The dark side of those bright detergent pacs: kids being poisoned

The dark side of those bright detergent pacs: kids being poisoned

Summary: We tech-loving folks should be aware of how delightful new inventions might get our kiddies into trouble.


Technology. Gotta love it. Especially when it makes life more convenient and does a great job at the same time. However, sometimes there's a dark side to cool new inventions in the form of dangers we hadn't considered.

Poison Control Center Hotline 1-800-222-1222

One of my favorite new(ish) inventions are those Cascade Complete Pacs. Those tiny, cute pods do an amazing job in the inexpensive, no-frills dishwasher that came with our house when we bought it last year. They have eliminated the need for pre-washing dishes, a chore I've always hated. I mean, who wants to wash their dishes before they wash their dishes?

I have never used anything that accomplishes clean dishes so effectively. I always figured they were safer because they eliminated the danger and gooey mess of splashing liquid gel dishwashing detergent, or the aspiration risk of the powdered stuff. Leaning over the dishwasher and accidentally inhaling a lungfull of that powder dust is no fun. Not to mention how nasty it is to get either of those substances in your eye by mistake.

All I have to do is make sure my hands are dry, pop one of those bad boys in the little detergent compartment, and start the dishwasher. The little pacs are so adorable, too. Their colorful swirls give me a grin.

From drudgery to grin is often an impossible journey, so I find it to be worth the greater expense for the convenience, perceived safety, appeal, and desired results. I just buy them in bulk for the best price I can get and consider it money well spent.

Tide makes similar pacs for laundry, too. I haven't tried the New Tide Pods Detergent yet, although I've been thinking about it. That's why Kim Painter's story about them in USA Today caught my eye.

Apparently, according to the American Association of Poison Control Centers (AAPCC), these pacs pose a serious poison risk for children. The enticing form factor and swirling colors of these pacs scream "candy" to the little ones, and they already want to put everything in their mouths as it is!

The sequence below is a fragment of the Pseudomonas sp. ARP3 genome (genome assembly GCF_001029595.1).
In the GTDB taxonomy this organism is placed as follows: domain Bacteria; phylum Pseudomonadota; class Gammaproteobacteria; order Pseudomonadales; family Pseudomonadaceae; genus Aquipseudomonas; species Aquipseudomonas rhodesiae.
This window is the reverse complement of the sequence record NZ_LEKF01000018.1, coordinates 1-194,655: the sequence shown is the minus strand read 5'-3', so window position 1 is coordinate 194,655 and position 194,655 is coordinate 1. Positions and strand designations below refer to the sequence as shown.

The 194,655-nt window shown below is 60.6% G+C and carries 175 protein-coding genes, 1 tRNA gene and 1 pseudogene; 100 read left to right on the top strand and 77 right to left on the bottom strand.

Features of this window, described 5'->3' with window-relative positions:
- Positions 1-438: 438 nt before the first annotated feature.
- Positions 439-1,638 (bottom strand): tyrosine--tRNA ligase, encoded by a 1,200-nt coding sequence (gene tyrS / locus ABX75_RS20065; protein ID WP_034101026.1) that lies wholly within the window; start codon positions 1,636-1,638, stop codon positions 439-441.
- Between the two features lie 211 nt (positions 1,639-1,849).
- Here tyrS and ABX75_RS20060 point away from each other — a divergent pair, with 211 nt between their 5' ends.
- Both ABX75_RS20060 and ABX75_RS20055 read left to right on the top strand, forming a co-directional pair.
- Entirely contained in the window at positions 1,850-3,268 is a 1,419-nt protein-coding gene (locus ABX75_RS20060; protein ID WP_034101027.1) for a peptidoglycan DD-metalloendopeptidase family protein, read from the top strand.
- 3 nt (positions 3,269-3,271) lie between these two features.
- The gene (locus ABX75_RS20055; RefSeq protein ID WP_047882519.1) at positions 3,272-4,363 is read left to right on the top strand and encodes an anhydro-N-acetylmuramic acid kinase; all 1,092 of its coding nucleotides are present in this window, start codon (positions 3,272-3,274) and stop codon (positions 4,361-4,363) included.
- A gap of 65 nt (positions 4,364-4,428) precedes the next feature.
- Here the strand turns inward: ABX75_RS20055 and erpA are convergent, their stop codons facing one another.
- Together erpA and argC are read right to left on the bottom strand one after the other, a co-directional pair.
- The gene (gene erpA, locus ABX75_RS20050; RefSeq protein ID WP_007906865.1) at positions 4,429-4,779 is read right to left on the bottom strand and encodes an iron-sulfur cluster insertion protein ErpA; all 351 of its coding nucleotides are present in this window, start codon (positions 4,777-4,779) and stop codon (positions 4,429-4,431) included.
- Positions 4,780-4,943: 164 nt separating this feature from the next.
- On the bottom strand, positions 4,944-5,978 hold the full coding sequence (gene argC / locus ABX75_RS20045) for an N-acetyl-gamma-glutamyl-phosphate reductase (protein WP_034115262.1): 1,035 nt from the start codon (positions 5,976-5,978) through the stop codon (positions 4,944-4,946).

Doctors have been reporting more and more cases of little kids eating concentrated detergent pacs, with pretty serious results like needing to be put on a ventilator, or falling into a coma.

You can download the PDF press release from the AAPCC if you want to learn more. The release is specifically about laundry detergent. However, I looked at my box of Cascade Complete pods (which are stored in a low cabinet under the sink), and the box clearly says it's dangerous if ingested (or gets on skin or in eyes) and contains information about specific dangerous ingredients, as well as instructions for calling the poison control center.

It's sad that often when new technologies are introduced, our kids get caught in the crossfire. Think of all the tragedies that have occurred with plastic bags! We don't consider them to be new tech now but many types of plastic bags didn't exist when my parents were kids. Even something as innocuous as window blinds can cause death or serious injury.

Parents worry about these things a lot. Many parents secure their cabinets with child-proof locks. Many of us who don't have kids might not think too much about this sort of thing. I'd never thought of those pacs as dangerous. As I said earlier, I'd actually thought of them as safer...and they are, for me, because I'm not tempted to eat them. But you can bet that if a friend with a toddler comes over, those pacs are going to be placed on a high shelf!

According to the USA Today article, a Tide spokesperson said that the Tide packets will start coming in child-proof containers this summer, which is a good thing.